By Sam McPherson
The Los Angeles Rams need a new head coach for the 2017 season and beyond after firing Jeff Fisher on Monday. Fisher’s mediocrity over almost five seasons with the franchise finally did him in, and the rumors are already circulating that the Los Angeles organization is interested in hiring former San Francisco 49ers and current Michigan Wolverines coach Jim Harbaugh.
However, not only would Harbaugh be one of the most expensive coaches in the history of the NFL, but he would also be a bad fit for the Los Angeles Rams. While Harbaugh may seem like he’s got “L.A.” written all over him, the Rams would be making a big mistake if they paid him to come to Southern California.
Harbaugh Is Not Really A QB Guru
Since the Rams spent a lot of draft credit to move up and pick quarterback Jared Goff last spring, the team needs a head coach that has a proven track record with developing young QBs. Harbaugh hardly fits that description. Yes, he once recruited Andrew Luck to Stanford, but Harbaugh has not done much in the quarterback realm since then.
The rapid decline of Colin Kaepernick in San Francisco under Harbaugh’s tutelage is all anyone needs to see that Harbaugh is not the alleged “QB whisperer” many experts make him out to be. Kaepernick’s production and reputation declined every season he played under Harbaugh, to the point he was benched in 2015 after Harbaugh left the 49ers for the University of Michigan.
Furthermore, the San Francisco QB that Harbaugh didn’t choose, Alex Smith, has gone on to enjoy his best seasons in Kansas City under head coach Andy Reid, making the Pro Bowl for the first time in 2013 after leaving Harbaugh and the 49ers. In fact, Smith has won 20 of his last 25 starts as the Chiefs quarterback, while Kaepernick is just 10-22 since the start of 2014. Harbaugh clearly bet on the wrong horse in San Francisco, and it has cost the 49ers plenty.
Lack Of True Success At Michigan
While coaching at the University of Michigan for the last two years, Harbaugh has received more headlines for his over-the-top persona than he has for actual on-the-field achievement. The Wolverines have finished in third place among the Big Ten East Division schools both seasons under Harbaugh, and the team’s fatal offensive struggles can be traced directly to having little talent at the QB position, which is supposed to be a strength for the Michigan head coach.
Harbaugh inherited a strong defense when he took over the Wolverines program, but he hasn’t been able to find a starting quarterback at Michigan in two years of recruiting and player development. Between 2015 starter Jake Rudock and 2016 starter Wilton Speight, the Wolverines have been hurt by their QBs more than they’ve been buoyed by them. For a coach with Harbaugh’s reputation, it’s somewhat odd how other prestigious football schools across the country (Alabama, Louisville, USC, etc.) have recruited, developed and played better young quarterbacks than Harbaugh has been able to find in Ann Arbor.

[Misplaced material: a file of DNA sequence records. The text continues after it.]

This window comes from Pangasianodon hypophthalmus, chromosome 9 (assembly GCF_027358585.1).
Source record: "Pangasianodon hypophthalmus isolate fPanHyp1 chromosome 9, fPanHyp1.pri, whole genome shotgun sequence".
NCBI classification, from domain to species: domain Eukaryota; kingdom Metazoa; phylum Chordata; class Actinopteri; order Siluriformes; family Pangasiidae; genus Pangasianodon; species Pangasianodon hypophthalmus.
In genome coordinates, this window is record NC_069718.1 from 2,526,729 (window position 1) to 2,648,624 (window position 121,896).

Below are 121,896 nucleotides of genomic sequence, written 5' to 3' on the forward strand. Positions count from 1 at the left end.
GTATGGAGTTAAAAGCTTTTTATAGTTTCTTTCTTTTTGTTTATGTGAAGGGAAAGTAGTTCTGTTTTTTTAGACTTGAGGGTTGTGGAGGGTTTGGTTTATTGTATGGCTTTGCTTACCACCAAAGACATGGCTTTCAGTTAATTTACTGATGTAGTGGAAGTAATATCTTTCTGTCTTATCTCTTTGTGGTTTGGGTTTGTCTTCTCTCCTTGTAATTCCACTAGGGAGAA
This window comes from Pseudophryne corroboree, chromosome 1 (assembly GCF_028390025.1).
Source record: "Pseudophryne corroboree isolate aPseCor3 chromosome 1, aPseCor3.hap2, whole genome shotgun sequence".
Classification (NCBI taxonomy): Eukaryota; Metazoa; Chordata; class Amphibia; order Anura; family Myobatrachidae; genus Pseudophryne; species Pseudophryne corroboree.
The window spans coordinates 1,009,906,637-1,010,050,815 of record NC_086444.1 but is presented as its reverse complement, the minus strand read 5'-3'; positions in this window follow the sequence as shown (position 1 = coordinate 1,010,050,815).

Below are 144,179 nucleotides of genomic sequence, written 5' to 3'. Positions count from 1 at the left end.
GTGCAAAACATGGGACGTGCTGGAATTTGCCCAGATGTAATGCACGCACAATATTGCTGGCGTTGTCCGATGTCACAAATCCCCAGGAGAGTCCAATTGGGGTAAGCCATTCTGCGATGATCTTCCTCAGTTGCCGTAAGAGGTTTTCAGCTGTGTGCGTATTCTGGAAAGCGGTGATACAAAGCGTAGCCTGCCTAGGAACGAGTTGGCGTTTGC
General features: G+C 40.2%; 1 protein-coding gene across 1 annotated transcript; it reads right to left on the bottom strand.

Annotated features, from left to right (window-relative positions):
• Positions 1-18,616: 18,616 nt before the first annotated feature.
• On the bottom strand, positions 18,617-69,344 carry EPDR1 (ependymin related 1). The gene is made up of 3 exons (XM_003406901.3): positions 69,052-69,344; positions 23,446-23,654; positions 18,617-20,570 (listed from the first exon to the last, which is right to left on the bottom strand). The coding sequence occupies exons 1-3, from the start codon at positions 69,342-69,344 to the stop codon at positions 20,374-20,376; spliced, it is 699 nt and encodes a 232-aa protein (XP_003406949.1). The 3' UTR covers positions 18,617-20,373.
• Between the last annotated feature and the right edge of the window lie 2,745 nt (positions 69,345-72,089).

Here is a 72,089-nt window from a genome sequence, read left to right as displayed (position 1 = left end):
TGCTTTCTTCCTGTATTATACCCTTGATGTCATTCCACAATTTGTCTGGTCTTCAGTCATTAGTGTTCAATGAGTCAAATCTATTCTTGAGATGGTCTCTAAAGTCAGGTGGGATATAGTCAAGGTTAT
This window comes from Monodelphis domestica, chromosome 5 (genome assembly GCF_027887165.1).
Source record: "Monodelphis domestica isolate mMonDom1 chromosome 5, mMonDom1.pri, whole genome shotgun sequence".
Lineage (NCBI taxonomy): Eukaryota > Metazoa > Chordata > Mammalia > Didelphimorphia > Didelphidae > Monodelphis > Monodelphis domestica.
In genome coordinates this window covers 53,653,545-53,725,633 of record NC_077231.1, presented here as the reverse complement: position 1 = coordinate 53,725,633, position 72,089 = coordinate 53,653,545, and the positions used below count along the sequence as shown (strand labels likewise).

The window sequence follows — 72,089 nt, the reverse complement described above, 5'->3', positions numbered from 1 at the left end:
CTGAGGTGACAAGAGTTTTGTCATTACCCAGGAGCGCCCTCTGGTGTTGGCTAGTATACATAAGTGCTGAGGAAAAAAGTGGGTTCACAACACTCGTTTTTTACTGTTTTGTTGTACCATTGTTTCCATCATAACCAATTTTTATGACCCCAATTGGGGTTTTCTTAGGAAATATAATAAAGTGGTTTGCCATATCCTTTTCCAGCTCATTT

More Flash Than Substance
While Harbaugh’s larger-than-life personality may seem like a good fit for Los Angeles, there are some realities to consider here. First, his coaching style is suited better for the college game, in terms of recruiting and motivating young men to play the game of football. That approach wears thin in the professional ranks, as Harbaugh learned in San Francisco during his final two seasons there when he lost the respect of the guys in the locker room. How soon would he burn out his roster in L.A.?
In addition, he has not shown he can handle and manage the subtle game shifts that are essential to NFL success. In the pros and in the college game, Harbaugh has been out-coached during games by master strategists like Pete Carroll, his own brother John, Mark Dantonio and Urban Meyer, just to name a few adversaries that have had Harbaugh’s number recently.
When it comes to pure Xs and Os, Harbaugh doesn’t have that capability to adapt and adjust very quickly during games, and it has cost his team huge wins. Harbaugh’s 49ers lost five of their last six games against the Seattle Seahawks. Remember the finish to the Super Bowl when the 49ers lost to the Baltimore Ravens? And just look at how Michigan lost a last-second game to Michigan State in 2015 and this year’s Ohio State game for evidence. All three of those games are match-ups Harbaugh’s teams never should have lost, but each team did lose because Harbaugh was out-coached by his opponent.
Better Coaching Fits Out There (And Cheaper, Too)
Former Oakland Raiders and Tampa Bay Buccaneers coach Jon Gruden has been mentioned as a possible target for the Rams, but Gruden is too comfortable in the broadcast booth now to ever come back to the NFL coaching grind. He also doesn’t have the kind of ego that demands a return to the sidelines. Gruden is not the answer. However, here are a few coaching options that would be a good fit in Los Angeles with the team’s roster and fan base: Tom Coughlin, Todd Haley and Kyle Shanahan.
Coughlin has proven NFL success with a hard-line approach on young, talented teams, and although he is 70 years old, he could help revive this Rams franchise in a hurry. Haley has a proven offensive mind for the pro game, and even though he had an inconsistent run as the Chiefs head coach from 2009 to 2011, he’s earned another shot after five successful seasons as Pittsburgh’s offensive coordinator.
Finally, Shanahan has eight straight years of offensive coordinator work in the NFL under his belt and has been around the NFL his whole life. He’s the kind of young coach the Rams could keep for several years of success if the decision pans out, and if the L.A. organization can woo him properly, he is probably the best fit for this team and its talented, albeit under performing, roster.